No chuffing, please! On revising, again and again.

No chuffing, please! On revising, again and again.

{Cover of my e-book edition of Mistress of the Sun.}

In preparing to e-book publish my existing novels in the UK and beyond, I’ve had to revise, and then have them retyped and proofed. (Thank you so much, my FaceBook Fan Page readers!)

I, too, have had to carefully reread all of them, which has been quite an experience for me.

As well as timely.

In preparing to write a Young Adult novel about Josephine’s daughter Hortense, it has helped a great deal to re-read the Trilogy.

In writing This Bright Darkness (working title of The Next Novel) — a novel set in the Court of the Sun King — it’s been vital for me to reread Mistress of the Sun.

Firstly, I’ve recognized important changes I will need to make to This Bright Darkenss.

But secondly, I have had the opportunity to revise Mistress of the Sun. (The process never stops!)

At the Banff Book Discussion Weekend this last summer, a reader questioned the use of the word “shenanigan” in Mistress of the Sun.

Quite rightly! The first use of that word wasn’t until 1855.

I considered changing “No shenanigans—” to “No nonsense—”, but that didn’t quite convey the meaning I wanted. (Clorine is warning Petite not to have sex with old Gautier.)

Exploring possibilities in the on-line Oxford English Dictionary is one of the tasks I love best, so after some searching, I settled on another word. It’s quite old, quite rare and mysterious, but I think it gives more of a sense of Clorine’s meaning:

Clorine wagged a finger. “No chuffing—”

“Don’t worry!” Petite said, cutting her off before she said more.

Do you love it? It’s a word that goes back to 1200, and it means cheating, deceit, or falsehood. Plus, if you ask me, it sounds just a little bit rude.

Update: I admit I’m chuffed over how many have expressed interest in the word chuffing. (Thanks to Anita Davison for pointing out the modern English use of the word.)

Now, another change. Although “nickname” is a very old word, it feels modern to me — and, I suspect, to readers. Thus, I’m changing it to the dignified “sobriquet.”

About my research method

About my research method

First, every document I consult is assigned a number. (See my Sun Court bibliography.)

I begin with recording facts— what happened when—to a timeline on a Word file.

I stagger the entries from the point-of-view of the main character: her personal timeline at the far left, then her family and friends, moving across the page with events in the world coming in on the far right.

This way, on any day, I can see more or less what is happening to my character, her loved ones, her enemies, on the political front, etc. Here is a clip from a page of the Trilogy timeline:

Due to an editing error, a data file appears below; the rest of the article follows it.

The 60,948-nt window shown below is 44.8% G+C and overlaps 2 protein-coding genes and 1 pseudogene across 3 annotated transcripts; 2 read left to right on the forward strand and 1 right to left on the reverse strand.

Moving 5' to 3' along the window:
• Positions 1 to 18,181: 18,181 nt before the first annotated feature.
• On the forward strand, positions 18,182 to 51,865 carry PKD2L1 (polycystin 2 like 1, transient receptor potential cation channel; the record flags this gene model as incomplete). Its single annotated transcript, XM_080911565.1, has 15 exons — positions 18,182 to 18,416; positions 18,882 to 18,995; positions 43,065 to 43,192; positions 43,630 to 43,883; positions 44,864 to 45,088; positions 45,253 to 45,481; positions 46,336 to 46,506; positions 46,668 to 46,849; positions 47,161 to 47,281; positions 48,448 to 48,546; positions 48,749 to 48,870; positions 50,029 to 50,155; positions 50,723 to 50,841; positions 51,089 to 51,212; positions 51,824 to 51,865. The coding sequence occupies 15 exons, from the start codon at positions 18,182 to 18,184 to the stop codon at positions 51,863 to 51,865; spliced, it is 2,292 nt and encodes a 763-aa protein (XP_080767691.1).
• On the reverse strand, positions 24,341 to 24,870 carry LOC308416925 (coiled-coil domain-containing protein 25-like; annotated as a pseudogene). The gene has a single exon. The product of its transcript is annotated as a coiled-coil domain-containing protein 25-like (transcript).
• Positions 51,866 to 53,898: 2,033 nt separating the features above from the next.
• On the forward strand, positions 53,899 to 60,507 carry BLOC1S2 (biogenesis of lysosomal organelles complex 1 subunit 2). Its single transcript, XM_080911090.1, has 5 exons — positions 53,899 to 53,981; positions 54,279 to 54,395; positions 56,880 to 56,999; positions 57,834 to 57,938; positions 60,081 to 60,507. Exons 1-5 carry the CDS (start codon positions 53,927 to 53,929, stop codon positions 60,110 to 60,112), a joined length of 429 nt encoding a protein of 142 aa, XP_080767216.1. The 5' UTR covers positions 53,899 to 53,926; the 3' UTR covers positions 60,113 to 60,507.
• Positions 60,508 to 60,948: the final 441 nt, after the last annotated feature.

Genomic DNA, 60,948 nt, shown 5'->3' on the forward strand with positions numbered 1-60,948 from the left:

I will usually put my own thoughts, questions, etc. in grey type, and highlight events of particular interest in yellow. I reference each item by document and page number. (Or try to.)

This particular snapshot is of a file created well over a decade ago. For the timeline for Mistress of the Sun—which grew to over 600 pages; there were times when I thought I was writing a timeline, not a novel—I style-coded the entries, which I could then easily re-format and rearrange to reveal the timeline for The Shadow Queen, which is about the same period, but from a different point-of-view.

Recently, for the Young Adult novel I am writing about Josephine‘s daughter Hortense, I began to use Aeon Timeline. This is a nifty Mac software program taylor-made for writers, but for a timeline as detailed as the one for the Trilogy, I’m starting to think I might be better off sticking with my old Word file. I suspect I will bounce back and forth between the two.

For facts about daily life and individuals, I use Notebook, a Mac outlining software program, again referencing details with book and page number. (The Notebook feature on Word is also useful, and I’ve started to use it instead, although the jury’s not yet out on it.)

An outlining program such Notebook is useful because I can search it easily. (The search facility on Word is powerful as well, but not as flexible as on Notebook. There are pros and cons for each.)

The important thing about a research method—any research method—is evolving a way to store facts so one can easily find what one needs to know.

I’ve taken to using both Evernote and DevonThink Pro as databases. (See Research Tools.) DevonThink is more powerful, but Evernote is wonderfully handy because I can email documents to it. I photograph text and email it directly to Evernote from iPhoto.

And then, of course, there is what I call experiential research: the travel and other research (such as taking a Baroque dancing class, traveling on horseback, or spending a week in a silent monastery). I generally begin with the academic research; then, once I’ve written a draft and know what I need to know, I begin the travel and other research. I write many drafts, continuing to research as I go. If I hit a dry spell, research will invariably replenish me.

(Note: see also the research page on my website.)